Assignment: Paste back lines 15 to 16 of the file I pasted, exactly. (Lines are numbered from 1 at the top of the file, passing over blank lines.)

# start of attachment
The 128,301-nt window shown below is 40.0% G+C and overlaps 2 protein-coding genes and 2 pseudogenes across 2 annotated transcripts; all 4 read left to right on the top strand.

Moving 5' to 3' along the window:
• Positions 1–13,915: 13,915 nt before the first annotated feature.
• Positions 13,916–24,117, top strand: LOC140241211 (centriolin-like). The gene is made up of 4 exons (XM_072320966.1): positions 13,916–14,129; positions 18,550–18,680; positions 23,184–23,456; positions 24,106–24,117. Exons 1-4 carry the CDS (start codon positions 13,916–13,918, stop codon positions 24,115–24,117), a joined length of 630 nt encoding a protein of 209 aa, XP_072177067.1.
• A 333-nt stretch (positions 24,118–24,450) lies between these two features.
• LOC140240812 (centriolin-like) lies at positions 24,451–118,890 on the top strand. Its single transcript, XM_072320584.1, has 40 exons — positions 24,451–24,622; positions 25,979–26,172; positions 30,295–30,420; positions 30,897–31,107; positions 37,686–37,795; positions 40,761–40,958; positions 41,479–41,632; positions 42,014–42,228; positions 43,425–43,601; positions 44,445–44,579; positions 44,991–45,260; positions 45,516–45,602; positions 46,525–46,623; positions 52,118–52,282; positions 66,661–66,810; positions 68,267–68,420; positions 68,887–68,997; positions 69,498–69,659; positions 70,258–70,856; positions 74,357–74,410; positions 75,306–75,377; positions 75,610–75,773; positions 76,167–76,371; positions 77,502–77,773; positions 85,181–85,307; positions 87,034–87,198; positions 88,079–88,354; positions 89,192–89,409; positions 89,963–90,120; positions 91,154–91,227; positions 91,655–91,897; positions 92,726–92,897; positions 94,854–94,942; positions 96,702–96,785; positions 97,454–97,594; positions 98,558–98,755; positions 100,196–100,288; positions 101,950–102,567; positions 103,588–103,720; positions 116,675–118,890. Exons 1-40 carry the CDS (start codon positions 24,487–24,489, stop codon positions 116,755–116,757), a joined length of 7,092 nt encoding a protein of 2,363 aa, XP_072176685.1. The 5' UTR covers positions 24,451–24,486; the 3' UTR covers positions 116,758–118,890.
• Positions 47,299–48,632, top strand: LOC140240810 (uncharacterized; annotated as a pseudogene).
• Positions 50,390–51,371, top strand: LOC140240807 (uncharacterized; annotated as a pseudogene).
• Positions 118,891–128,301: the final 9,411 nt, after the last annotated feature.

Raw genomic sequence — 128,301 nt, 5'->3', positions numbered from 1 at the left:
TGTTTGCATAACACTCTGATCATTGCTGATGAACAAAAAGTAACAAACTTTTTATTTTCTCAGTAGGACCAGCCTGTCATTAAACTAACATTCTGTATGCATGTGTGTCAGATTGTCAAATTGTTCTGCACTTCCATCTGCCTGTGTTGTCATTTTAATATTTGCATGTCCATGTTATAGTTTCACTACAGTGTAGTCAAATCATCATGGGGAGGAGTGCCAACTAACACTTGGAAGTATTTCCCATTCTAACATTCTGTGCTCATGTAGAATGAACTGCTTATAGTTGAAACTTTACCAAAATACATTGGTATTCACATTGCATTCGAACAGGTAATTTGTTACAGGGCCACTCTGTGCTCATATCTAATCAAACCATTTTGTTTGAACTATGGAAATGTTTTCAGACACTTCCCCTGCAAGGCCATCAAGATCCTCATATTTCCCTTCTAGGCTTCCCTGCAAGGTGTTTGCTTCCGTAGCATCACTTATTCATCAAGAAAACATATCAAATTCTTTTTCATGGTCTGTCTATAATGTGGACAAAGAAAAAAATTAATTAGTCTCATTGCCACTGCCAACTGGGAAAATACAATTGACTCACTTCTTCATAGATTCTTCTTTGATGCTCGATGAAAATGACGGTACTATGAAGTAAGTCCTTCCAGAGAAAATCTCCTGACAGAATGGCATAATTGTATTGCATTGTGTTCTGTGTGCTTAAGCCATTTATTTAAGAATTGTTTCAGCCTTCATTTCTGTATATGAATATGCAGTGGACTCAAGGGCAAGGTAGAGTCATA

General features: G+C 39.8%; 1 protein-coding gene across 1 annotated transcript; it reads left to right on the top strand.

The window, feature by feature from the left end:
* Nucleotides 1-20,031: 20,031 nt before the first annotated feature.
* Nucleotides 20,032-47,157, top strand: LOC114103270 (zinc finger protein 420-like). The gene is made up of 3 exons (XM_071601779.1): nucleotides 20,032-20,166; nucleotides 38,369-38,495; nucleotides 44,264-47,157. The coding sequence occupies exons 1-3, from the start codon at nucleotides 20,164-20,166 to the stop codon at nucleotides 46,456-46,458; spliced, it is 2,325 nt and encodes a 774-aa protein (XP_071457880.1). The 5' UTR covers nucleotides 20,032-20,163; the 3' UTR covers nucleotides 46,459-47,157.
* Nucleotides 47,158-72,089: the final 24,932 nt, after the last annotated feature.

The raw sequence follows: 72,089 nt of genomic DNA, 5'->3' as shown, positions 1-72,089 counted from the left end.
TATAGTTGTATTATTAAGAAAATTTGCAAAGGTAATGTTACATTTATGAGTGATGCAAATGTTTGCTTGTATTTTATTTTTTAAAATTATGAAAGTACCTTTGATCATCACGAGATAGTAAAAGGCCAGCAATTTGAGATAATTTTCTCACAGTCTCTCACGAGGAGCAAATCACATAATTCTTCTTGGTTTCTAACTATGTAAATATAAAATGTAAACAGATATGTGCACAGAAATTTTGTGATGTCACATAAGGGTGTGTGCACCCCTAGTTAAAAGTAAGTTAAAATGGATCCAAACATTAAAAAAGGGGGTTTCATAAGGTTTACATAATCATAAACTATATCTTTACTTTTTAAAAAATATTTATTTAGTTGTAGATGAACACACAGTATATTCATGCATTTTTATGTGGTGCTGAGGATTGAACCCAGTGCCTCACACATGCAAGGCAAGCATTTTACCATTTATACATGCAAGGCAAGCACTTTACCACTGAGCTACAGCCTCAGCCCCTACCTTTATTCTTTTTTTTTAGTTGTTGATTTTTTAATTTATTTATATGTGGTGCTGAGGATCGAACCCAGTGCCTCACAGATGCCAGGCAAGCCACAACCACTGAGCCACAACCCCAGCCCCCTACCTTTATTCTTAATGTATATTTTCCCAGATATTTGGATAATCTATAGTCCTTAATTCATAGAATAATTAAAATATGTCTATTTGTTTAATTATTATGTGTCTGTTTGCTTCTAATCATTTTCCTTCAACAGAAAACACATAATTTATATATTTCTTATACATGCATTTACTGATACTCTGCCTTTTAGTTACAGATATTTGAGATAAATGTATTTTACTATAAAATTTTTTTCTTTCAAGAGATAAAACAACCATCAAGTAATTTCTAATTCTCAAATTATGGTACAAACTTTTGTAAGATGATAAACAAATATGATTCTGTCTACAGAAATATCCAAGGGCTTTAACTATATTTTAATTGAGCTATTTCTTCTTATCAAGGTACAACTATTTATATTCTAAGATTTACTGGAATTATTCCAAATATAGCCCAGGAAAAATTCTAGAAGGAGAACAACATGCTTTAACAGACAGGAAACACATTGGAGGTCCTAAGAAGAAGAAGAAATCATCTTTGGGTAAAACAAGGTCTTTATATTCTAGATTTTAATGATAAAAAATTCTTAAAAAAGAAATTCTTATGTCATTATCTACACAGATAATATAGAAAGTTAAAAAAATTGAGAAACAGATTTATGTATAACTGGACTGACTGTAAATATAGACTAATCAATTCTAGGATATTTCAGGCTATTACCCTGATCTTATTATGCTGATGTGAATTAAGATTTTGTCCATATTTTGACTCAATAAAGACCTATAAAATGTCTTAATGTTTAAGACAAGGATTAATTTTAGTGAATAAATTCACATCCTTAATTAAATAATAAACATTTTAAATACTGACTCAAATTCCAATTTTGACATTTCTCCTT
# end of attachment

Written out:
* Nucleotides 20,032-47,157, top strand: LOC114103270 (zinc finger protein 420-like). The gene is made up of 3 exons (XM_071601779.1): nucleotides 20,032-20,166; nucleotides 38,369-38,495; nucleotides 44,264-47,157. The coding sequence occupies exons 1-3, from the start codon at nucleotides 20,164-20,166 to the stop codon at nucleotides 46,456-46,458; spliced, it is 2,325 nt and encodes a 774-aa protein (XP_071457880.1). The 5' UTR covers nucleotides 20,032-20,163; the 3' UTR covers nucleotides 46,459-47,157.
* Nucleotides 47,158-72,089: the final 24,932 nt, after the last annotated feature.